Join us on the third Friday of each month from 12:00 PM – 1:00 PM for the Education and Advocacy Colloquium Series. Future topics include learning about specific underserved populations such as diverse racial, ethnic and religious groups; LGBTQ specific concerns and issues; understanding bias in a historical context; and how to become a successful advocate. If you have a topic suggestion, are interested in working with our large and active committee, or have an idea for a guest speaker, please contact us!
Inclusive Care: Addressing Health Disparities in the Transgender Community
A panel discussion on the intersection of mental health and physical health in the Transgender community, current issues, and tools for fostering inclusive clinical care. Panel Members: Dr. Anyaliese Hancock-Smith (UF Medical Psychology & Psychiatry), Dr. Emma Moss (Radiology , Shands Hospital) and Dr. James Super (School of Human Development and College of Education). Organized and moderated by Gabriel Cartagena, B.A.
When Needs Go Unmet: How Poverty and Food Insecurity Impact Healthcare + Food Drive
Our accomplished guest panel discussed food insecurity and how that impacts how they interact with patients as well as how poverty can impact health outcomes. Panel members included Catherine Campbell, PhD, MPH, CPH (Post-doctoral Associate, UF/IFAS Extension Family Nutrition Program), Lee Collopy, LCSW (Transitions of Care Clinic, Internal Medicine), Carol Lewis, Ph.D. MPH, CPH (Clinical Associate Professor, Department of Psychiatry), and Amy Sheer, MD, MPH (PGY-3 Resident, Department of Medicine). In addition, the CHP Department collected an incredible amount of food and toiletries for the UF Field and Fork Pantry: fieldandfork.ufl.edu.
Power Dynamics: Patient and Provider Perspectives
Our hot topic discussion this month focused on how to negotiate power dynamics as a Psychologist in an Academic Health Center. Many of our female faculty and trainees shared stories about practicing in different parts of the dynamic.
Common Reading Book Discussion
The second common book reading discussion featured Hillbilly Elegy by J. D. Vance. We discussed the book, how it affected our cultural competence as people and as therapists, and implications for the current climate in our country.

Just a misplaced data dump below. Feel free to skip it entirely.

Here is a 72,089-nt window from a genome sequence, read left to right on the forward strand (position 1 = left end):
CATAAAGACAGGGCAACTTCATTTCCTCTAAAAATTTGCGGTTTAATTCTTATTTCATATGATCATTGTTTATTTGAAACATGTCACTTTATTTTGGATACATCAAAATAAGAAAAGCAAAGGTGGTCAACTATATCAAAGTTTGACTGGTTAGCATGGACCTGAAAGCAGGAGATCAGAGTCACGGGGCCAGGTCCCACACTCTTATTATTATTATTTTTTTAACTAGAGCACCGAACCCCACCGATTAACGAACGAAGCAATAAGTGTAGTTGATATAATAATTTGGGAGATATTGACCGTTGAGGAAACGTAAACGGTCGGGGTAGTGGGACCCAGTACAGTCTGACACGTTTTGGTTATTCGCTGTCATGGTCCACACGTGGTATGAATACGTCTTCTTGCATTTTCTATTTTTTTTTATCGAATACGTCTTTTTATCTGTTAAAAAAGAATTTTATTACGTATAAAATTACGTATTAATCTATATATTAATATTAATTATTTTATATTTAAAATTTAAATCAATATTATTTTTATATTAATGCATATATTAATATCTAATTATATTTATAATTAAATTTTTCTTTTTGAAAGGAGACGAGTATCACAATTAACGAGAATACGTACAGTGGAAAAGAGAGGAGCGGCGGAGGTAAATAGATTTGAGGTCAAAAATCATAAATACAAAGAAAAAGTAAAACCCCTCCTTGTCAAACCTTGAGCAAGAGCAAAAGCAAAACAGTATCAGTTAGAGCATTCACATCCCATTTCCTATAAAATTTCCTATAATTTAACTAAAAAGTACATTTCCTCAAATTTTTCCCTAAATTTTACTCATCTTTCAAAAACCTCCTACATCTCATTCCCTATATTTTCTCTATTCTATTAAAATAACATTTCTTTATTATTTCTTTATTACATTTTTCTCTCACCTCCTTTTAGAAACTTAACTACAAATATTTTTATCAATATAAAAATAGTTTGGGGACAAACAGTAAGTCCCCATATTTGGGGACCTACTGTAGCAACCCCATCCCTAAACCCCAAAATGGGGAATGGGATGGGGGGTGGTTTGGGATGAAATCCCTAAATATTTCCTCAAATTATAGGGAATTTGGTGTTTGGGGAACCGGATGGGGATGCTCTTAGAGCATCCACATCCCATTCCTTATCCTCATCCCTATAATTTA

Anti-Fat Bias in the Medical System
Our distinguished guest panel discussed the concepts of “anti-fat bias” and “thin idealization” in the medical system (and other environments) to bring awareness to the impact on patients’ physical and mental health. Panel members included Gwendolyn Hasse, RN, MSN, CBN (Bariatric Nurse Coordinator at UF Health), Ashby Walker, Ph.D. (Director for Health Equity Initiatives at UF Diabetes Institute), and Kelly Ulmer, M.Ed./Ed.S. (Registered Mental Health Counselor at UF Health Eating Disorders Clinic and UF Health Medical Psychology).
Common Reading Discussion
The first common book reading discussion featured The Hate U Give by Angie Thomas. We discussed the fictional story, how it affected our own cultural competency as people and therapists, and the implications for the current climate in our country. After a brief summary for those who did not read the book, a lively discussion ensued!
Working with Patients with Differing Abilities & Becoming ABPP Certified in Rehab Psychology
Presented by Drs. Robert Guenther and Thomas Kerkhoff, this multifaceted colloquium covered working with patients with medical and physical disabilities.
Professional Women: The Fear and Power of Failure
Despite many gains in the workforce, women are still underrepresented in executive positions. This July 2017 colloquium talk presented by Lori Waxenberg, Ph.D., explored how fear of failure may be a barrier to success for many talented women. Potential solutions for addressing how to overcome that fear and be open to the experience of failure were presented.
For the June 2017 colloquium, our very own Clinic Director, Dr. Shelley Heaton, a member of UF’s Legal Department, and UF Health’s Patient Advocacy Director, discussed the do’s and don’ts of advocating for our patients. Specifically, they shared their opinions on ethical dilemma scenarios. For example, “What are the best practices for advocating for a young, Black, male, sickle cell patient who feels he’s being treated unfairly and under medicated due to his race?” OR “How would you support a newly-out, 13-year old pansexual individual as they attempt to start a LGBT support group at school while they are concerned about the reactions of their parents?”
Advocacy, Psychologist as Citizen, and the Clinical Psychologist
Did you know that advocacy is an APA competency benchmark for psychologists? This excellent May 2017 colloquium by CHP Professor Emeritus, Ronald H. Rozensky, Ph.D., ABPP, focused on definitions of advocacy, resources for psychologists, and concrete ways to get involved in advocacy at a broader level.
In the April 2017 colloquium, we hosted a fantastic panel of experts to discuss best practices and specific considerations for working with patients who are lesbian, gay, or bisexual. Panelists included psychologists from the community — Jennifer Evans, Psy.D., and John T. Super, Ph.D.
In the March 2017 colloquium, we used live polling via attendee’s phones to react to a variety of recent podcasts with topics ranging from intersectionality to Black Lives Matters to the Women’s March on Washington.
“They Said What?”: Responding to Racism, Sexism, and Homophobia in Therapy
In the first monthly colloquium, all students, interns, post-docs, and faculty were invited to attend this interactive panel discussion. Our panel of expert psychologists addressed two clinical issues: 1) Responding to patients who express racist/homophobic/sexist sentiments in therapy, and 2) Responding to patients who describe experiencing racism/homophobia/sexism or other forms of discrimination.